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Exercise as it relates to Disease/The impact of exercise on hyperarousal in veterans diagnosed with PTSD

What is the background to this research?Edit

PTSD or Post Traumatic Stress Disorder is defined as the inability to recover from a stress reaction following exposure to a traumatic event [2]. The inability to recover after an estimated given time (1 month~), becomes the onset of PTSD and its symptoms. According to US findings on PTSD, military veterans are most at risk of developing PTSD [3]. The Veterans Health Administration (VHA), has estimated that since 2001, there has been a 60% increase to military veterans diagnosed with PTSD. The background of this research has strong foundations, as not only do serving and the veteran population suffer from PTSD- it is increasingly prevalent in civilian society. PTSD has many negative effects on physical health problems [4], functional impairment including but not limited to marital difficulties, unemployment [2], financial constraints and separate psychological disorders. There are effective interventions in place, but these can be time consuming, require specialised clinicians and are not always effective in combating PTSD [5]. This research aims to assess the impacts of sleep and exercise to limit hyperarousal in military veterans suffering PTSD. With extensive research going into similar psychological disorders, little has gone into PTSD [6]. This research is based on veterans who have served in Operation Iraqi Freedom or Operation Enduring Freedom.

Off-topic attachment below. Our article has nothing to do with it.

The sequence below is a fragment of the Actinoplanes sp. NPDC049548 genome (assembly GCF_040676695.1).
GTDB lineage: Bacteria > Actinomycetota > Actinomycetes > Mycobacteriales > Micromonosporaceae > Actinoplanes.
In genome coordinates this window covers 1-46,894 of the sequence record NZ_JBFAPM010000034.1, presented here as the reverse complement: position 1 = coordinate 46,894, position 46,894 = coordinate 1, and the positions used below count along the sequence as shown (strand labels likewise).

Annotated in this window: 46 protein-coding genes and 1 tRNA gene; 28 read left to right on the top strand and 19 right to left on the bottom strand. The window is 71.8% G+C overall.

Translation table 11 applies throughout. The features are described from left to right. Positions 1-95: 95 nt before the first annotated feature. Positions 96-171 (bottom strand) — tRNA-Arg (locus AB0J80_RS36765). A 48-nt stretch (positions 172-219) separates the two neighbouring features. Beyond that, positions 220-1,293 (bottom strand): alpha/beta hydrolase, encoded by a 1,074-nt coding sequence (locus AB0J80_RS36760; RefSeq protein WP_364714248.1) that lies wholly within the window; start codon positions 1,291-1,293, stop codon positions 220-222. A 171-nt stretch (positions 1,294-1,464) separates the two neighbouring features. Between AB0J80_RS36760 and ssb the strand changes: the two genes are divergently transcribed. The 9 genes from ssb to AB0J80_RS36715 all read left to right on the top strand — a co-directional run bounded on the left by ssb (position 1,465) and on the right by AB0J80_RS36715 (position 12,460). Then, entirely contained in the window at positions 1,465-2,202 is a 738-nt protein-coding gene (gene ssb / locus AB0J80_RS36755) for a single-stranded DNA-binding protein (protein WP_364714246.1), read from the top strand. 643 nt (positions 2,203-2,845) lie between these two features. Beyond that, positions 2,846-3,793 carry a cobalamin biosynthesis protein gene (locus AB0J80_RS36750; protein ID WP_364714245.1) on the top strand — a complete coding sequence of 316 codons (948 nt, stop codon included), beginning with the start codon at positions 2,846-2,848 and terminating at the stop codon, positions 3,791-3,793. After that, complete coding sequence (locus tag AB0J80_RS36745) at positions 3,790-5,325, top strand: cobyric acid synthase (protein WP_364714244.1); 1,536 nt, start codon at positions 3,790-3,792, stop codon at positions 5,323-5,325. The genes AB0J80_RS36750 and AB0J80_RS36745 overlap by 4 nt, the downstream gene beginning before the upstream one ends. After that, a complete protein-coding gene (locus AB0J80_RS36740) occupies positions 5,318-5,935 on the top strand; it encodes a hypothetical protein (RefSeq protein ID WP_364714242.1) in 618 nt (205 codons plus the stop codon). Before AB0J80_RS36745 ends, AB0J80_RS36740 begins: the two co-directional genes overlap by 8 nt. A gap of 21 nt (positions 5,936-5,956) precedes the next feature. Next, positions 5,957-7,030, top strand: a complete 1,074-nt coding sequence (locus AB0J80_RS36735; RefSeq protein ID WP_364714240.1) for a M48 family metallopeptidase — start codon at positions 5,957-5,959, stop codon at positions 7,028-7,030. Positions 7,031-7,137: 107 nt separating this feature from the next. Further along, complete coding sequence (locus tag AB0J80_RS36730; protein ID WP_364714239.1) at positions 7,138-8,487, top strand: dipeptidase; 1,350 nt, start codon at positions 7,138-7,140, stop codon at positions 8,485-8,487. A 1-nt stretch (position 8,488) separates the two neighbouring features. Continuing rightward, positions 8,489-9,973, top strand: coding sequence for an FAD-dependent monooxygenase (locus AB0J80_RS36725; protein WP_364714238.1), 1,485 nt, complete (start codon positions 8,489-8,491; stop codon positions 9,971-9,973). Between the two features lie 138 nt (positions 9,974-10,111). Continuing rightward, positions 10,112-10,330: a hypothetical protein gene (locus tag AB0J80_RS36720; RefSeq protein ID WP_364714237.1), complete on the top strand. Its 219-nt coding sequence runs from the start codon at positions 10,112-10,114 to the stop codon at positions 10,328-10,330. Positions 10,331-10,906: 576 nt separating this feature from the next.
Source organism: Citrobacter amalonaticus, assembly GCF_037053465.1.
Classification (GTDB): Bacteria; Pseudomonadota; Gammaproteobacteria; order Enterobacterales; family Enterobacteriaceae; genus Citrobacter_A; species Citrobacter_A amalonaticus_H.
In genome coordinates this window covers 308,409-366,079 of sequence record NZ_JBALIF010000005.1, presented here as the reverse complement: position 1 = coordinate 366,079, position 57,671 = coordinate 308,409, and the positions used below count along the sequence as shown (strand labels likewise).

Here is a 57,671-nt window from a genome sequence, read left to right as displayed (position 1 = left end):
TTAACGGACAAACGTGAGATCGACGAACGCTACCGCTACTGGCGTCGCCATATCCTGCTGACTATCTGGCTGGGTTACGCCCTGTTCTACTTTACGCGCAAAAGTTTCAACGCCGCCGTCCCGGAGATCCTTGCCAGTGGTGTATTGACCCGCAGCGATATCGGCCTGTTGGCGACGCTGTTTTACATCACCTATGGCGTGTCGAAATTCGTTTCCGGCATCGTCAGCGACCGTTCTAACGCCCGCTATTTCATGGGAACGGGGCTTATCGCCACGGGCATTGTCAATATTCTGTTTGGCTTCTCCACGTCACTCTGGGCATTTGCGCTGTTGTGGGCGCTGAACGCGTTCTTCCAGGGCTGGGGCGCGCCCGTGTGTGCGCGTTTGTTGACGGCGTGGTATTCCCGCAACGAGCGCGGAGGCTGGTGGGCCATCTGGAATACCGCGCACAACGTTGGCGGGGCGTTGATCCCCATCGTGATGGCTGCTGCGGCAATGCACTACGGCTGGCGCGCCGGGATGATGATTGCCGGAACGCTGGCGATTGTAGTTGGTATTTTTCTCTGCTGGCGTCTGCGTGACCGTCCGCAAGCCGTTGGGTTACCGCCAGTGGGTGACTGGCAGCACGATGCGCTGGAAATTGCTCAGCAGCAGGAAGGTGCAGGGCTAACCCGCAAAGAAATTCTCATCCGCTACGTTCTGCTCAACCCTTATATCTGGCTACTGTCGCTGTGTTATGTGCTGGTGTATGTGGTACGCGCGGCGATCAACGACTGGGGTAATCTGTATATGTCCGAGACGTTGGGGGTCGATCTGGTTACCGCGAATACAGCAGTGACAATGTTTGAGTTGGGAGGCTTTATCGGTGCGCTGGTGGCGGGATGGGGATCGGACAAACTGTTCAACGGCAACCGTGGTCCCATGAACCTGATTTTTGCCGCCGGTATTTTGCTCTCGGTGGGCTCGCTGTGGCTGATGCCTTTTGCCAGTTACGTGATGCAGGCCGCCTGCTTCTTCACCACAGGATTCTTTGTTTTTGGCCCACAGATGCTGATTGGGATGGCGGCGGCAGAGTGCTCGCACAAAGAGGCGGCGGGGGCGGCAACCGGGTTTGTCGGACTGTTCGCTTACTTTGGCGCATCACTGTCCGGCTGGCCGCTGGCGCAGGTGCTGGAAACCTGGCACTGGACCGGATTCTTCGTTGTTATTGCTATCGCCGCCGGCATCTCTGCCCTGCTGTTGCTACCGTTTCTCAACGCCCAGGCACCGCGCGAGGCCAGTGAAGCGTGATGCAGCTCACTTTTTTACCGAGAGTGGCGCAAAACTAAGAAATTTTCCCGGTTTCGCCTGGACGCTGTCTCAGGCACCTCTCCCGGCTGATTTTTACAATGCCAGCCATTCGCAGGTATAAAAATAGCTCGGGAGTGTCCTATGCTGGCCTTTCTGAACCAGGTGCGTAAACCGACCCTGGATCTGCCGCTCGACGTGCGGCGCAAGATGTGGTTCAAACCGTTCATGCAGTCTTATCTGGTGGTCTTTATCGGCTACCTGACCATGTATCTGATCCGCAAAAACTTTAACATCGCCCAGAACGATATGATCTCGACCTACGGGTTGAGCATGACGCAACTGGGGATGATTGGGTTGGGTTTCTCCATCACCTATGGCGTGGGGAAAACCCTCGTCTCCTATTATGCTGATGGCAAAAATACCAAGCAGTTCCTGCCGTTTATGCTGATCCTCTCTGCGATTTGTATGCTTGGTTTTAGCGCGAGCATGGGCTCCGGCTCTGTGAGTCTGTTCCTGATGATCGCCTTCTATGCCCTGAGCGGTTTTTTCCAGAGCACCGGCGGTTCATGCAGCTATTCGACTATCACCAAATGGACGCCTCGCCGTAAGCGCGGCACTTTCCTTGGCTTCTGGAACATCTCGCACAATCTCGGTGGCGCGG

Where is the research from?Edit

The research is based on military veterans who have served in Operation Iraqi/Enduring Freedom with the US Armed Forces with the study being conducted in the US. The median age of veterans in the study is 52.18 with a range of 24-70. Although there is little evidence to suggest symptoms of PTSD decrease with exercise, the study was only conducted with US veterans in the Iraqi War. The study does not include veterans from Vietnam (pre-Iraq) or Afghanistan (post-Iraq Freedom). The participants of the study did not include veterans from Commonwealth countries, Iraqi or forces or enemy soldiers. Therefore, limiting the research to one country and one war.